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Who Says Zoe Tay Is Not Ageing Gracefully?

Zoe Tay is almost 50 and she looks fabulous.

Even after three decades in the business, Zoe Tay, 49, still radiates star power from every pore. When we arrive for our interview with the Ah Jie at Hotel Fort Canning, where she had just been announced as L'Oreal's Age Perfect anti-ageing skincare ambassador, she was wrapping up another interview with a group of reporters, seasoned entertainment journos, we must add, who had eagerly asked her for photos.  When she sees us approaching, Zoe gets up from her seat and graciously us offers a handshake. We remark that she looks good. "Really? Thank you!" she says, breaking into her signature husky laugh. "You should use L'Oreal's products then!" 

8 DAYS: Now that you’re the L’Oreal ambassador, do you feel any pressure to keep looking youthful? 
ZOE TAY: 
As artistes, we can’t just let ourselves go and not take care of our looks. We have to accept that our job demands certain requirements [like maintaining our appearance]. If you have to portray a pretty girl, then you need to look the part. If I’m endorsing anti-ageing skincare, I have to make sure I don’t look like I’m ageing so fast. It would mean the products are not working. Being the ambassador of anti-ageing skincare is motivational instead of pressurising, ’cos it means I must keep looking my best. I’m so vain anyway! (Laughs)”

Your male peers like Li Nanxing get less flak for their appearance as they age. Do you feel that this is unfair? 
There’s no such thing as fairness when it comes to this issue. (Laughs) It’s a cruel fact of life that women are expected to maintain their looks, while men are allowed to age naturally. But that’s changing with the times. People these days don’t really think like that anymore. A woman’s looks may change, but she becomes more charming as she goes through life. Of course, you can’t expect her to look as beautiful as she was when she was young. But for actresses, the most important thing is that they are able to portray their roles well regardless of their age or looks, and that the audience are receptive to their performance. You get different roles at different ages. The local audience are pretty forgiving. I think they prefer actresses who look more [natural]. But sometimes they do criticise how I look, like ‘Oh, why are there so many wrinkles and bags on her face?’”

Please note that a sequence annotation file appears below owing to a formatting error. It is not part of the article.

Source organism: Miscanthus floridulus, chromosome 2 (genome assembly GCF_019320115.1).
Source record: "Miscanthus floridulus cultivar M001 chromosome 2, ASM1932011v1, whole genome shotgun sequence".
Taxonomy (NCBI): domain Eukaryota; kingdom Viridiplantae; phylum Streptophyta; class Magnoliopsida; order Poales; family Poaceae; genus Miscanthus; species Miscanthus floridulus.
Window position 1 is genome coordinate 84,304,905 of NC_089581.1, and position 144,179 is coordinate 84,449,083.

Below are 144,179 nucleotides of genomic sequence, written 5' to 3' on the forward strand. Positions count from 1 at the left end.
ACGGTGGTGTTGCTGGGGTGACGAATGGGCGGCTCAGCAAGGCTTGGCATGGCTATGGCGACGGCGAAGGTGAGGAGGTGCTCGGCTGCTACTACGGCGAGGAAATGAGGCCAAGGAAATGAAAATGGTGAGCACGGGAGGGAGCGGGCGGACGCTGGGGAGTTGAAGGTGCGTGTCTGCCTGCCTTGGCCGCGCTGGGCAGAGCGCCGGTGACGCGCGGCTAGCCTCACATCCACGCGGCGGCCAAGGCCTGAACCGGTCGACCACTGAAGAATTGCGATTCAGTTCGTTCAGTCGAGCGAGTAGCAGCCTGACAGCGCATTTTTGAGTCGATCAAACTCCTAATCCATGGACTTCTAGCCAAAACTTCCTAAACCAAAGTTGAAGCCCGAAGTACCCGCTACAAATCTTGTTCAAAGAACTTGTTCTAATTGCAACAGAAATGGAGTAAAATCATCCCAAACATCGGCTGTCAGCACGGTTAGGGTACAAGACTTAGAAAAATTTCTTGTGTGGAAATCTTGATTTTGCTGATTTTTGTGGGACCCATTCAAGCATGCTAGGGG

Does that hurt? 
It did a little, especially during the early days. But you can’t expect people to praise you all the time. Not being perfect is very normal. I’ll just take it as a reminder that I have to take extra care to stop the lines from worsening. If you want to remain in showbiz, you have to take things in your stride and conquer all your self-doubt. I can’t say I’m exactly the same as the younger artistes, but after almost 29 years in the business, I’ve accumulated enough experience to be myself. If I had spent my career trying to do everything people want me to do, then I’d have lost sight of where I’m supposed to go. What matters is that I’m confident.

When you get together with your pals like Hong Huifang, Yvonne Lim and Chen Xiuhuan, do you all talk about the pressures of ageing? 
Women love to talk about such issues! My friends are blessed with naturally good skin. Everyone had good skin when they’re young. I only started having skin problems in my twenties when I entered showbiz, and had to start using beauty products. It was a painful process of finding the right products. I once mistook a facial mask for moisturiser. (Laughs) It’s good to start taking care of your skin early. Since my sons were babies, I’ve always made sure they have sunblock on.” 

PHOTO CREDIT: MARK LEE

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